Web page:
NASA solves Voyager 1 data glitch mystery, but finds another

artwork of voyager 1 spacecraft in black space background
An artist's illustration of the Voyager 1 spacecraft in interstellar space. They mystery of its junk data has been solved, NASA says. (Image credit: NASA)

NASA's Voyager 1 probe is finally making sense again in interstellar space.

After months of sending junk data about its health to flight controllers on Earth, the 45-year-old Voyager 1 is once again beaming back clear telemetry data on its status beyond our solar system. NASA knew the problem was somewhere in the spacecraft's attitude articulation and control system, or AACS, which keeps Voyager 1's antenna pointed at Earth. But the solution was surprising. 

"The AACS had started sending the telemetry data through an onboard computer known to have stopped working years ago, and the computer corrupted the information," NASA officials wrote in an update Tuesday (Aug. 30). The rest of the spacecraft was apparently fine, collecting data as it normal.

Related: Celebrate 45 years of Voyager with these amazing images (gallery)

Once engineers began to suspect Voyager 1 was using a dead computer, they simply sent a command to the probe so its AACS system would use the right computer to phone home. It was a low-risk fix, but time consuming. It takes a radio signal nearly 22 hours to reach Voyager 1, which was 14.6 billion miles (23.5 billion kilometers) from Earth and growing farther by the second as of Aug. 30.

With the Voyager 1 data glitch solved, NASA is now pondering a new mystery: what caused it in the first place. 

“We're happy to have the telemetry back," Voyager project manager Suzanne Dodd said in a statement. "We'll do a full memory readout of the AACS and look at everything it's been doing. That will help us try to diagnose the problem that caused the telemetry issue in the first place."

Related: Voyager 1 marks 10 years in interstellar space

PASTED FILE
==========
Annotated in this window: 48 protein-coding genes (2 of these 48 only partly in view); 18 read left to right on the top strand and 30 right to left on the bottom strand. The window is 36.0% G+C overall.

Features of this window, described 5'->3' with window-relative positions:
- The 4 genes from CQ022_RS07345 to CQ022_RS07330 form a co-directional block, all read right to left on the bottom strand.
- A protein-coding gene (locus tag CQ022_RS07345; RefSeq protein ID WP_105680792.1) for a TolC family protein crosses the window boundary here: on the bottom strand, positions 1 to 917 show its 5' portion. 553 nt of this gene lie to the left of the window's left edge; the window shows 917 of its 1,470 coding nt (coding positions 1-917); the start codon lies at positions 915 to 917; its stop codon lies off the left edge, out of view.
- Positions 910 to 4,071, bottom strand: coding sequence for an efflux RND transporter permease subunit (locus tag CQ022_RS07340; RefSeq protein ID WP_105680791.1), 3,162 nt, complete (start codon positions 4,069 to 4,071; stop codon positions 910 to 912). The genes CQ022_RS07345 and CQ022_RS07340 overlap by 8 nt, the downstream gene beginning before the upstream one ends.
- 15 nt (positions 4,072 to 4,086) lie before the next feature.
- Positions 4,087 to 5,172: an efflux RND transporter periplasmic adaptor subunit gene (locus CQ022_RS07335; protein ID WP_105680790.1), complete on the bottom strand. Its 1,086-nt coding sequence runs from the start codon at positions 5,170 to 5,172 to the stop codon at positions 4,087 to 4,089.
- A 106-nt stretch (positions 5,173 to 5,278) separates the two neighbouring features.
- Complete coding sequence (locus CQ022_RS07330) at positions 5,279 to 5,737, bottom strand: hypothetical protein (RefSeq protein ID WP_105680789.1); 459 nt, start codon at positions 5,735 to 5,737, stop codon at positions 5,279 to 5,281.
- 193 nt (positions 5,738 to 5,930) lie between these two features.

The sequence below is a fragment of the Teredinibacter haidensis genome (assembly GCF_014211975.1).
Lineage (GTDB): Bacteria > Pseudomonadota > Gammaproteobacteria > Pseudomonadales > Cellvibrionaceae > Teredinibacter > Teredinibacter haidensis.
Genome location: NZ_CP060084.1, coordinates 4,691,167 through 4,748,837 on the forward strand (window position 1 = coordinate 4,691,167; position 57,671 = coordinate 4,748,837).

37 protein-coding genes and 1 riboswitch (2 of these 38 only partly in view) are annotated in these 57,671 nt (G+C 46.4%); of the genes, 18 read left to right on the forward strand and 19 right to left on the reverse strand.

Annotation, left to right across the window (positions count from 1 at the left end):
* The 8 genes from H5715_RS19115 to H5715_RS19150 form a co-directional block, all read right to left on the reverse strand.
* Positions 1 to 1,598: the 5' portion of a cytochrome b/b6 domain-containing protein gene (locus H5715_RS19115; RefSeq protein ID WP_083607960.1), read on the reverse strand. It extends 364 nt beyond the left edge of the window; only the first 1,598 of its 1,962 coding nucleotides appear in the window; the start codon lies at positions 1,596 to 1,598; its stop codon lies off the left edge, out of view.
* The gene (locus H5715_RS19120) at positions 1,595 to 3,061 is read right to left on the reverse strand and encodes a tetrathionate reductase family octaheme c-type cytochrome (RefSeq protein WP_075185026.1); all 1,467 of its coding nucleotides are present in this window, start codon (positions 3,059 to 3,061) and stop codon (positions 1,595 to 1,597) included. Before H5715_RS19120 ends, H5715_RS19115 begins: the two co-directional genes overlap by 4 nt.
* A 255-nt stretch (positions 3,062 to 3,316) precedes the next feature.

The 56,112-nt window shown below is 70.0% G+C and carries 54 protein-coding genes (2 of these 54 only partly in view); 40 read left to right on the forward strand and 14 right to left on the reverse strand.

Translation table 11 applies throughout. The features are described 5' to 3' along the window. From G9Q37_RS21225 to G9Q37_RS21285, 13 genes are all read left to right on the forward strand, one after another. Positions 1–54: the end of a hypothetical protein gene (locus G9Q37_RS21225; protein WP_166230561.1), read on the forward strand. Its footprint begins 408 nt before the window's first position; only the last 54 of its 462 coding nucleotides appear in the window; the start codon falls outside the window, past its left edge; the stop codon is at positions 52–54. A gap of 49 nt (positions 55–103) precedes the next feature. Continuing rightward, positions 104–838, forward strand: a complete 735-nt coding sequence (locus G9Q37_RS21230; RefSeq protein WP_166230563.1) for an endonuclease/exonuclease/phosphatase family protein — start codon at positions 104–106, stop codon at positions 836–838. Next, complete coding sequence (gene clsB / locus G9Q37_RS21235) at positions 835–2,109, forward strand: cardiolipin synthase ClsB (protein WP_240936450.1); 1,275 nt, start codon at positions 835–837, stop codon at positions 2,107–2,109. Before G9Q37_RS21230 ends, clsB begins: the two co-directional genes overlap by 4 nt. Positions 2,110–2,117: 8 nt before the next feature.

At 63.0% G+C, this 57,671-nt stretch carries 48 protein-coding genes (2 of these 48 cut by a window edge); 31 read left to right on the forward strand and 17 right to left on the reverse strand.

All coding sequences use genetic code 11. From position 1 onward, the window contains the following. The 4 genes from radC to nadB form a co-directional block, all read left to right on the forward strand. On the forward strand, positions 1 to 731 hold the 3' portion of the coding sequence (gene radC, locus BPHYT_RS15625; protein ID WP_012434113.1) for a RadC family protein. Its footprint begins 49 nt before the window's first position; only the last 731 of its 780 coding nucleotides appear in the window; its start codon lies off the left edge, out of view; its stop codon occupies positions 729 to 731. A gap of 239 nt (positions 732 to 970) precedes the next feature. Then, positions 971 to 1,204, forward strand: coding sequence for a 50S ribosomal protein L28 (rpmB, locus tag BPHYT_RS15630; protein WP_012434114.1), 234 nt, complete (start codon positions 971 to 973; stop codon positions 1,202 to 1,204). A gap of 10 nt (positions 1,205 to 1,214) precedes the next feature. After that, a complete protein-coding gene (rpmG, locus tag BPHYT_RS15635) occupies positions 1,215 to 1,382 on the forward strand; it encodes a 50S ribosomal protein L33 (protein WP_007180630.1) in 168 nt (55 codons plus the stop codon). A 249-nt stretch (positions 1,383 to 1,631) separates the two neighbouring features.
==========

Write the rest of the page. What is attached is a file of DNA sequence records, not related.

Engineers suspect Voyager 1 began routing its health and status telemetry through the dead computer after receiving a bad command from yet another onboard computer. That would suggest some other problem lurking inside Voyager 1's computer brains, but mission managers don't think it's a threat to the iconic spacecraft's long-term health.

Still, they'd like to know exactly what's going inside Voyager 1. 

"So we're cautiously optimistic, but we still have more investigating to do," Dodd said in the statement. 

NASA launched the Voyager 1 spacecraft, and its twin Voyager 2, in 1977 on a mission to explore the outer planets of the solar system. Voyager 1 flew by Jupiter and Saturn during its primary mission and kept going, ultimately entering interstellar space in 2012, with Voyager 2 reaching that milestone in 2018. 

You can track the status of Voyager 1 and Voyager 2 on this NASA website.

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Tariq Malik

Tariq is the Editor-in-Chief of and joined the team in 2001, first as an intern and staff writer, and later as an editor. He covers human spaceflight, exploration and space science, as well as skywatching and entertainment. He became's Managing Editor in 2009 and Editor-in-Chief in 2019. Before joining, Tariq was a staff reporter for The Los Angeles Times covering education and city beats in La Habra, Fullerton and Huntington Beach. In October 2022, Tariq received the Harry Kolcum Award for excellence in space reporting from the National Space Club Florida Committee. He is also an Eagle Scout (yes, he has the Space Exploration merit badge) and went to Space Camp four times as a kid and a fifth time as an adult. He has journalism degrees from the University of Southern California and New York University. You can find Tariq at and as the co-host to the This Week In Space podcast with space historian Rod Pyle on the TWiT network. To see his latest project, you can follow Tariq on Twitter @tariqjmalik.